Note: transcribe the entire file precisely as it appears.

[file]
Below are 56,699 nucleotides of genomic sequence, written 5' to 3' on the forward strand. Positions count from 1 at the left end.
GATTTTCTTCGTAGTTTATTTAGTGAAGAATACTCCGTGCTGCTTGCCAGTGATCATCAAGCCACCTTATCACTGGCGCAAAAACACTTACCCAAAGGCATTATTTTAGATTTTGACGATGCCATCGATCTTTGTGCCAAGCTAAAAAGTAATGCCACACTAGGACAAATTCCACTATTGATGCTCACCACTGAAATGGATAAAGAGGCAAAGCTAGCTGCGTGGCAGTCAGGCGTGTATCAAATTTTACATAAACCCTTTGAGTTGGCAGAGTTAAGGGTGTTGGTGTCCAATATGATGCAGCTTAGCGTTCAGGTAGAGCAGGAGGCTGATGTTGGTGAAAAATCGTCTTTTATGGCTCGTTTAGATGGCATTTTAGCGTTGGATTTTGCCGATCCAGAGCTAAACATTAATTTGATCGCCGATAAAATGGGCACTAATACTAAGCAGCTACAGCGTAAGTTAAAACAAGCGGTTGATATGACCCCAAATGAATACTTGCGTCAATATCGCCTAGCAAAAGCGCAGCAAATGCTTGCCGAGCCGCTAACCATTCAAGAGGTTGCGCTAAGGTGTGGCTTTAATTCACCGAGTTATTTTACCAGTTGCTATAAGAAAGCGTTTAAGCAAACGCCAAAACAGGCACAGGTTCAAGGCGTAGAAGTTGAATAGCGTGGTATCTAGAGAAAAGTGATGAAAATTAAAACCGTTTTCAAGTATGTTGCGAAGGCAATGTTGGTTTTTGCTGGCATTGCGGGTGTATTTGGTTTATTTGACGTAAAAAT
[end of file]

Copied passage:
Below are 56,699 nucleotides of genomic sequence, written 5' to 3' on the forward strand. Positions count from 1 at the left end.
GATTTTCTTCGTAGTTTATTTAGTGAAGAATACTCCGTGCTGCTTGCCAGTGATCATCAAGCCACCTTATCACTGGCGCAAAAACACTTACCCAAAGGCATTATTTTAGATTTTGACGATGCCATCGATCTTTGTGCCAAGCTAAAAAGTAATGCCACACTAGGACAAATTCCACTATTGATGCTCACCACTGAAATGGATAAAGAGGCAAAGCTAGCTGCGTGGCAGTCAGGCGTGTATCAAATTTTACATAAACCCTTTGAGTTGGCAGAGTTAAGGGTGTTGGTGTCCAATATGATGCAGCTTAGCGTTCAGGTAGAGCAGGAGGCTGATGTTGGTGAAAAATCGTCTTTTATGGCTCGTTTAGATGGCATTTTAGCGTTGGATTTTGCCGATCCAGAGCTAAACATTAATTTGATCGCCGATAAAATGGGCACTAATACTAAGCAGCTACAGCGTAAGTTAAAACAAGCGGTTGATATGACCCCAAATGAATACTTGCGTCAATATCGCCTAGCAAAAGCGCAGCAAATGCTTGCCGAGCCGCTAACCATTCAAGAGGTTGCGCTAAGGTGTGGCTTTAATTCACCGAGTTATTTTACCAGTTGCTATAAGAAAGCGTTTAAGCAAACGCCAAAACAGGCACAGGTTCAAGGCGTAGAAGTTGAATAGCGTGGTATCTAGAGAAAAGTGATGAAAATTAAAACCGTTTTCAAGTATGTTGCGAAGGCAATGTTGGTTTTTGCTGGCATTGCGGGTGTATTTGGTTTATTTGACGTAAAAAT